The instrument, according to the invention, is of a simple construction, of a reliable operation and an easy manipulation. Many other advantages will appear during the description accompanying the appended drawing which illustrates, schematically and as an example, a form of execution of the instrument which is the object of the present invention.
Other objects, features, and advantages of the present invention will become apparent from the subsequent description and the appended claims, taken in conjunction with the accompanying drawings, in which:
FIG. 1 is an axial cross-sectional view of one form of vacuum manipulator of the present invention and having a spool valve shown in its actuated position;
FIG. 2 is a cross-sectional view of FIG. 1, taken generally in the direction of the arrows II--II in FIG. 1 and depicting the spool valve in a stored non-actuated position;
FIG. 3 is an axial cross-sectional view similar to FIG. 1 but depicting a modified form of the invention of FIG. 1; and
FIG. 4 is a cross sectional view of the embodiment of FIG. 3 taken generally in the direction of the arrows IV--IV in FIG. 3 and depicting the spool valve in the stored non-actuated position.
This instrument is comprised of an elongated body 1 constituted by a molded plastic part, which presents to segments of axial ducts 2 and 3. The duct segment 2 opens on the back end of the body 1 of the instrument and is equipped with a connection nozzle 4 intended to receive a flexible hose linking duct segment 2 to a section source (not illustrated). The other end of this segment is placed in communication with the flat bottom of a guide channel 5 via a hole 6. The internal end of the other duct segment 3 is also put in communication with the flat bottom of this guide channel 5 by means of a hole 7, while its other end opens on the front part of the body 1 of the instrument and is equipped with a clamping chuck 8 intended for the movable fitting of a diversity of tubular suction nozzles (not illustrated).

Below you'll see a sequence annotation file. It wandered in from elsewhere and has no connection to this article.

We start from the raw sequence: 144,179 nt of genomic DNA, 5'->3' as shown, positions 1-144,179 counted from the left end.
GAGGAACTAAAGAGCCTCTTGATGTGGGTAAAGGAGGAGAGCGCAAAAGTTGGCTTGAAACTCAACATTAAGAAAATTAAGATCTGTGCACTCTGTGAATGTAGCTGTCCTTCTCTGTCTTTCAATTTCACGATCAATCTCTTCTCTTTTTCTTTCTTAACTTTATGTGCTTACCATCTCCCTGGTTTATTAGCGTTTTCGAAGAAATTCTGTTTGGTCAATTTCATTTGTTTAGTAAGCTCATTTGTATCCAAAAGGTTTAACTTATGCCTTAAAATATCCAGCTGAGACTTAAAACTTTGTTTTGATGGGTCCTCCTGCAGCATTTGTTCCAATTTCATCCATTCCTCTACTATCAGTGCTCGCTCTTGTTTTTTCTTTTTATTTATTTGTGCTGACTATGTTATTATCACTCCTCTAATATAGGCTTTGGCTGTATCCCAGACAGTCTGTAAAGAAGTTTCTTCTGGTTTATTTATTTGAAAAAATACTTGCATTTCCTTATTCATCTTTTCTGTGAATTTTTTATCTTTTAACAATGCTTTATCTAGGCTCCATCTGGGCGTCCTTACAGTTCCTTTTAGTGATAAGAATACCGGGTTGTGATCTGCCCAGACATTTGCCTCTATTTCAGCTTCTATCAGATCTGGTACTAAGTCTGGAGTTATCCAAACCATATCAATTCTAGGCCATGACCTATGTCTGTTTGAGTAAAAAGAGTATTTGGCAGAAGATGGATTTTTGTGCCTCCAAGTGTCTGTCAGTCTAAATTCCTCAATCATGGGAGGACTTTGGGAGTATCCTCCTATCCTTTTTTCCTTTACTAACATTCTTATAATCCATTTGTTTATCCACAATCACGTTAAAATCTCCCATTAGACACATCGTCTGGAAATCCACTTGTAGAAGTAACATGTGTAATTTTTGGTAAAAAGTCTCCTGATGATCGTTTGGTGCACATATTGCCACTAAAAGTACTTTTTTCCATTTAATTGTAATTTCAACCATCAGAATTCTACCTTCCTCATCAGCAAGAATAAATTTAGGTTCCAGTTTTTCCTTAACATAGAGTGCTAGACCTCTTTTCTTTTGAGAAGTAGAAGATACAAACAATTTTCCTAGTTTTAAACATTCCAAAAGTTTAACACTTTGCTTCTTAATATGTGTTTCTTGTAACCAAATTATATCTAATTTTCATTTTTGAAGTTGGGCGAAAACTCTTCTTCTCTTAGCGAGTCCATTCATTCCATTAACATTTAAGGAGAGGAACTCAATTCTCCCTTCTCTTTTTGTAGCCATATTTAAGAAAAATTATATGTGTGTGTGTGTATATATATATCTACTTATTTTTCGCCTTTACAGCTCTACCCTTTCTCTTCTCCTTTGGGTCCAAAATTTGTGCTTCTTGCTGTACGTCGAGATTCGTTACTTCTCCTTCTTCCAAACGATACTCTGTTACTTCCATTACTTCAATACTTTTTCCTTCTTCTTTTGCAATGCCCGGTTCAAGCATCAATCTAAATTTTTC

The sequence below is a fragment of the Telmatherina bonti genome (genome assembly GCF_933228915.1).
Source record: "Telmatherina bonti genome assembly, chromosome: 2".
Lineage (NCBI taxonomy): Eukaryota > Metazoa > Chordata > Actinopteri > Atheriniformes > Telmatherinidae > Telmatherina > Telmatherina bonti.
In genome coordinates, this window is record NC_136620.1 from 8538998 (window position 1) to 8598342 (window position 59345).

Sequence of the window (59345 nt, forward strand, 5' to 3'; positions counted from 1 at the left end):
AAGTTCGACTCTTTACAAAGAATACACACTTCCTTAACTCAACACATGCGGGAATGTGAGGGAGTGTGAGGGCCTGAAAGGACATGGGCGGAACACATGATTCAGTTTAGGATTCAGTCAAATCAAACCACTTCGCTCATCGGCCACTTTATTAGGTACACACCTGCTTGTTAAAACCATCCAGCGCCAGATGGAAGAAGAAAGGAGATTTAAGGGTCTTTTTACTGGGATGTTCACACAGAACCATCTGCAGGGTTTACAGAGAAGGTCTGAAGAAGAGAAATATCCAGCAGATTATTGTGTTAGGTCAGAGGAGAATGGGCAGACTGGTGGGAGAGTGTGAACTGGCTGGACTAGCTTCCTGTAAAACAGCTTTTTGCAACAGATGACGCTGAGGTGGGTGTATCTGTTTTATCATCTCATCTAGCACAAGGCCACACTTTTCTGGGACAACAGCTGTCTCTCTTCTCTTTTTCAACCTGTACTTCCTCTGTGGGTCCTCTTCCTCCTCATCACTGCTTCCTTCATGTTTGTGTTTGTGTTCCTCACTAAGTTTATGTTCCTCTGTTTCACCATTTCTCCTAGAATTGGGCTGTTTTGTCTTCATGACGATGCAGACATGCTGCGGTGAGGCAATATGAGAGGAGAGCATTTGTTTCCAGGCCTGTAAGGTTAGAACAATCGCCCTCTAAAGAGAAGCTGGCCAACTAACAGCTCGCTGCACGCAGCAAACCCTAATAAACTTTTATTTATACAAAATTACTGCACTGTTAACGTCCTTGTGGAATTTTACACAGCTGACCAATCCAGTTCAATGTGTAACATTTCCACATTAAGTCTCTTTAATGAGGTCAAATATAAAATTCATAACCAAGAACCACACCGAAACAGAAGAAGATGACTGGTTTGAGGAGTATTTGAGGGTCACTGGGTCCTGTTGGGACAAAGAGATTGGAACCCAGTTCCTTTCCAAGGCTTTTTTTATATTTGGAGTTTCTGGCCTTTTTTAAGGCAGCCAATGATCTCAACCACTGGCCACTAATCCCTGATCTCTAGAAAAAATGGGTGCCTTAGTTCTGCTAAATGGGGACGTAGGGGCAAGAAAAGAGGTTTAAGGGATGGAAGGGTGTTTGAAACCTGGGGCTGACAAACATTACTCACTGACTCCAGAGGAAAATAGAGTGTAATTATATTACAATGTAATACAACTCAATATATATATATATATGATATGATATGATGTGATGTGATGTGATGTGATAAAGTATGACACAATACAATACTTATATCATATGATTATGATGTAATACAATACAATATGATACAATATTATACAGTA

A spool valve 9 in the shape of a slide is mounted in a sliding fashion in the guide channel 5. It has on its lower face adjacent to the bottom of the guide channel 5, which constitutes the seat of this valve 9, three distinct zones, elevated in relation to this face. They are: a central zone 10 in the shape of an endless wall creating an enclosed space 11 constituting the spool of this valve 9, and two zones 12 and 13 placed close to the ends of this valve, to prevent the tilting of valve 9 around the central elevated zone 10. Each of the elevated zones 12, 13 is divided into two parts which create between themselves a communication hole with the outside atmosphere. A blind hole 9b is pierced in the valve 9 in part on the front edge of the elevated wall 10.